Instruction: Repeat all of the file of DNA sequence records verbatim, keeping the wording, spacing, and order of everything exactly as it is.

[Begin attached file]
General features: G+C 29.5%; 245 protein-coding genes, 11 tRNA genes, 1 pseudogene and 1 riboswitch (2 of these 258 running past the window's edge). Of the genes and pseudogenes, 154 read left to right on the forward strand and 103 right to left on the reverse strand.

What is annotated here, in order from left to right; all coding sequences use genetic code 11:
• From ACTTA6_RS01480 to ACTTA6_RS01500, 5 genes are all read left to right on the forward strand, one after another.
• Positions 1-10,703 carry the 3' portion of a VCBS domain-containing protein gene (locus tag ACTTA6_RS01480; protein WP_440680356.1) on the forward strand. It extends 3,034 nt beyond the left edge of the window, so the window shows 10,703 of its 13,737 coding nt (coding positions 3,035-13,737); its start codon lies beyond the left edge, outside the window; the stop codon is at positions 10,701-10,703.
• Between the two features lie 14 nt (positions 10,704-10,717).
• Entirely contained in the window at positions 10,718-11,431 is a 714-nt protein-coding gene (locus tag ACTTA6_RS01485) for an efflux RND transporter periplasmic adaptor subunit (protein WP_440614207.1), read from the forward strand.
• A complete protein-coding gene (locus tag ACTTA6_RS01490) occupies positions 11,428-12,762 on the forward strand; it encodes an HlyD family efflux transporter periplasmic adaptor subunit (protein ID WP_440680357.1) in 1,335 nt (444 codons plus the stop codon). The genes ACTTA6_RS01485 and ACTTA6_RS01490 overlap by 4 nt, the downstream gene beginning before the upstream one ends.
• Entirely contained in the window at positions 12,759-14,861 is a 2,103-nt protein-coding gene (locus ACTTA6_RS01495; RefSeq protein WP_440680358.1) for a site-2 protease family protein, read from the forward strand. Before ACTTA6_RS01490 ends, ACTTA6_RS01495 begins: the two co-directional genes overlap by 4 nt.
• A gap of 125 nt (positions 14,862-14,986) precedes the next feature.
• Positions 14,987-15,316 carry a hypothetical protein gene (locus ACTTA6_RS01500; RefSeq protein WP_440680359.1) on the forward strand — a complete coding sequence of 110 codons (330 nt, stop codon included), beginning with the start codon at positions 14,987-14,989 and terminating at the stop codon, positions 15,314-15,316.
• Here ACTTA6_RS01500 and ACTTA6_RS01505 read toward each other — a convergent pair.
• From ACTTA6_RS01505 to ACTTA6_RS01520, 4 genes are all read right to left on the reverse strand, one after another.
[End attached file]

General features: G+C 29.5%; 245 protein-coding genes, 11 tRNA genes, 1 pseudogene and 1 riboswitch (2 of these 258 running past the window's edge). Of the genes and pseudogenes, 154 read left to right on the forward strand and 103 right to left on the reverse strand.

What is annotated here, in order from left to right; all coding sequences use genetic code 11:
• From ACTTA6_RS01480 to ACTTA6_RS01500, 5 genes are all read left to right on the forward strand, one after another.
• Positions 1-10,703 carry the 3' portion of a VCBS domain-containing protein gene (locus tag ACTTA6_RS01480; protein WP_440680356.1) on the forward strand. It extends 3,034 nt beyond the left edge of the window, so the window shows 10,703 of its 13,737 coding nt (coding positions 3,035-13,737); its start codon lies beyond the left edge, outside the window; the stop codon is at positions 10,701-10,703.
• Between the two features lie 14 nt (positions 10,704-10,717).
• Entirely contained in the window at positions 10,718-11,431 is a 714-nt protein-coding gene (locus tag ACTTA6_RS01485) for an efflux RND transporter periplasmic adaptor subunit (protein WP_440614207.1), read from the forward strand.
• A complete protein-coding gene (locus tag ACTTA6_RS01490) occupies positions 11,428-12,762 on the forward strand; it encodes an HlyD family efflux transporter periplasmic adaptor subunit (protein ID WP_440680357.1) in 1,335 nt (444 codons plus the stop codon). The genes ACTTA6_RS01485 and ACTTA6_RS01490 overlap by 4 nt, the downstream gene beginning before the upstream one ends.
• Entirely contained in the window at positions 12,759-14,861 is a 2,103-nt protein-coding gene (locus ACTTA6_RS01495; RefSeq protein WP_440680358.1) for a site-2 protease family protein, read from the forward strand. Before ACTTA6_RS01490 ends, ACTTA6_RS01495 begins: the two co-directional genes overlap by 4 nt.
• A gap of 125 nt (positions 14,862-14,986) precedes the next feature.
• Positions 14,987-15,316 carry a hypothetical protein gene (locus ACTTA6_RS01500; RefSeq protein WP_440680359.1) on the forward strand — a complete coding sequence of 110 codons (330 nt, stop codon included), beginning with the start codon at positions 14,987-14,989 and terminating at the stop codon, positions 15,314-15,316.
• Here ACTTA6_RS01500 and ACTTA6_RS01505 read toward each other — a convergent pair.
• From ACTTA6_RS01505 to ACTTA6_RS01520, 4 genes are all read right to left on the reverse strand, one after another.